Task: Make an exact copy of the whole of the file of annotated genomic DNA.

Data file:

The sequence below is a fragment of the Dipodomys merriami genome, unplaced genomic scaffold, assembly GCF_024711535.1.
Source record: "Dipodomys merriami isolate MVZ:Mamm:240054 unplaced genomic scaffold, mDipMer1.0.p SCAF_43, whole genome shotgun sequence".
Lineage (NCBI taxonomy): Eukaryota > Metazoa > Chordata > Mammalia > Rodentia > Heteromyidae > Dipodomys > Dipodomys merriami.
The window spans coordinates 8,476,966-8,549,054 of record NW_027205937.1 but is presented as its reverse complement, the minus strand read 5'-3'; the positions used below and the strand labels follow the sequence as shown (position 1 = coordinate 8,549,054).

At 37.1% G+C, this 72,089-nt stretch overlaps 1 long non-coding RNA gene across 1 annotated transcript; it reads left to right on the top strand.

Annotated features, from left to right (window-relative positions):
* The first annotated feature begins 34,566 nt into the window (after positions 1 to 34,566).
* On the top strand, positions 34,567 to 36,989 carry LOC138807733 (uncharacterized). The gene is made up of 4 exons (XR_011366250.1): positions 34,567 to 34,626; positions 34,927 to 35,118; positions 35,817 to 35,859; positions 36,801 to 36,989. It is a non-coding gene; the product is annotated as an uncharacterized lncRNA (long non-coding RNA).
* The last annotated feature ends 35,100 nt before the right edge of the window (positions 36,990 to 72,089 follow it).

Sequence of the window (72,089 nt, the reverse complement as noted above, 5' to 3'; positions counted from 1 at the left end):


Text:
The sequence below is a fragment of the Dipodomys merriami genome, unplaced genomic scaffold, assembly GCF_024711535.1.
Source record: "Dipodomys merriami isolate MVZ:Mamm:240054 unplaced genomic scaffold, mDipMer1.0.p SCAF_43, whole genome shotgun sequence".
Lineage (NCBI taxonomy): Eukaryota > Metazoa > Chordata > Mammalia > Rodentia > Heteromyidae > Dipodomys > Dipodomys merriami.
The window spans coordinates 8,476,966-8,549,054 of record NW_027205937.1 but is presented as its reverse complement, the minus strand read 5'-3'; the positions used below and the strand labels follow the sequence as shown (position 1 = coordinate 8,549,054).

At 37.1% G+C, this 72,089-nt stretch overlaps 1 long non-coding RNA gene across 1 annotated transcript; it reads left to right on the top strand.

Annotated features, from left to right (window-relative positions):
* The first annotated feature begins 34,566 nt into the window (after positions 1 to 34,566).
* On the top strand, positions 34,567 to 36,989 carry LOC138807733 (uncharacterized). The gene is made up of 4 exons (XR_011366250.1): positions 34,567 to 34,626; positions 34,927 to 35,118; positions 35,817 to 35,859; positions 36,801 to 36,989. It is a non-coding gene; the product is annotated as an uncharacterized lncRNA (long non-coding RNA).
* The last annotated feature ends 35,100 nt before the right edge of the window (positions 36,990 to 72,089 follow it).

Sequence of the window (72,089 nt, the reverse complement as noted above, 5' to 3'; positions counted from 1 at the left end):